“Foreign exchange reserves at that time were ارب 7 billion and today that number is 13 13 billion. We managed to collide. [foreign exchange] Despite the reserves [coronavirus] The wave of shock that affected the world and we succeeded in doing so because of our policies.
He said that many people were worried about why Pakistan had to go to the IMF for help but he clarified that during his experience of working there for nearly two decades, he had observed that any country is happy. Did not go to the International Monetary Fund.
“Countries go to the IMF only when there is no other option,” he said, adding that Pakistan needed to reduce the “19 19 billion trade deficit we inherited”. And that number is now 800 800 million.
Pakistan will take ‘all possible concessions’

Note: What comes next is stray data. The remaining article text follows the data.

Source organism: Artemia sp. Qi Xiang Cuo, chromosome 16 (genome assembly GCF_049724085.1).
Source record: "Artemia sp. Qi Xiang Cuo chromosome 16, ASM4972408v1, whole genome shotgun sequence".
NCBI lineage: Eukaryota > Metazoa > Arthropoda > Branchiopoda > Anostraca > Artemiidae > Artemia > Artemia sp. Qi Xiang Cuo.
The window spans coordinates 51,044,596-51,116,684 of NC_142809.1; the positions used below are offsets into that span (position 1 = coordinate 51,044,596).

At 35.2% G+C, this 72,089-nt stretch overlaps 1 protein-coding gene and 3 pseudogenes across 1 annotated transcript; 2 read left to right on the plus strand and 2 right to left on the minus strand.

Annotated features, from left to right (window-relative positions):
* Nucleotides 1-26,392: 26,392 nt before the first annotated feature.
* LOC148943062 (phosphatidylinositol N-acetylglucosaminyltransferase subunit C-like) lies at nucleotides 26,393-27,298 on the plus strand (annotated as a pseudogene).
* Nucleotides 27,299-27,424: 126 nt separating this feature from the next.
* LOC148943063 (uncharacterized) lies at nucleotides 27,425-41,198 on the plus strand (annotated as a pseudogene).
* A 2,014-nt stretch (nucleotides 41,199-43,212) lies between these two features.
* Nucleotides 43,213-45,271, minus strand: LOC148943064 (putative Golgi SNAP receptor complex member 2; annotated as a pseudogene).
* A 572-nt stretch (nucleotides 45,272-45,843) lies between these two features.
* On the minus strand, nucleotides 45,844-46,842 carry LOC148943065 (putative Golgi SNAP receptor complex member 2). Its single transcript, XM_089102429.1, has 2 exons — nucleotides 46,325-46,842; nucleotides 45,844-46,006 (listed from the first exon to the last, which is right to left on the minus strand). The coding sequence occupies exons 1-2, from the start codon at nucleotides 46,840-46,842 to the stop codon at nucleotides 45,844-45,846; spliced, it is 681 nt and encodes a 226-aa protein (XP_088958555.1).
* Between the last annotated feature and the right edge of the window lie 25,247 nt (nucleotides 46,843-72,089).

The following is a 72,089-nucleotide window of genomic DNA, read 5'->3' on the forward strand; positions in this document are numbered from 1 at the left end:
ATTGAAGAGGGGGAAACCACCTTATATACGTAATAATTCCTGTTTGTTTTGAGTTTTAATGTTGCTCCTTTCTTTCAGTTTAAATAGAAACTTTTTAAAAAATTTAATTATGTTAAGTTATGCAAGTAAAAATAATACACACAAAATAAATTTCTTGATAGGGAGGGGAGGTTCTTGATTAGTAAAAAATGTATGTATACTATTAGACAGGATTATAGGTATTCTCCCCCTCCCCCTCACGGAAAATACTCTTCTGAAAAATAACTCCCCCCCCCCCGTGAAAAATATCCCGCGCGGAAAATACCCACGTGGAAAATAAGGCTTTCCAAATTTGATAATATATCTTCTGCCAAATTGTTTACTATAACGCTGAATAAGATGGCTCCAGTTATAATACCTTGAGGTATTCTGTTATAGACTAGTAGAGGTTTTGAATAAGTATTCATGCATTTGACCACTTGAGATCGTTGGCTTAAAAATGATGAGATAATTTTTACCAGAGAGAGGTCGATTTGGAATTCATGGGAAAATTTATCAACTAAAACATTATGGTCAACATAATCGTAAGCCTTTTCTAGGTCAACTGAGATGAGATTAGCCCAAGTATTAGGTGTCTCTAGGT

In response to another question as to why Pakistan failed to negotiate better with the IMF, the current situation in which an increase in electricity tariffs has been stipulated, with a tax rebate of Rs 160 billion next year , And possibly new tax exemptions worth Rs 700-800 billion. It will likely stifle demand in the economy – he said “better negotiations have already taken place” and more will be done in the future.
“We will take whatever concessions we get. For example, when there was a fear of a rise in interest rates, when the market knew that Pakistan would have to go back to the IMF. However, we have monetary policy. Guided further during the Committee (MPC).) Meeting two months ago.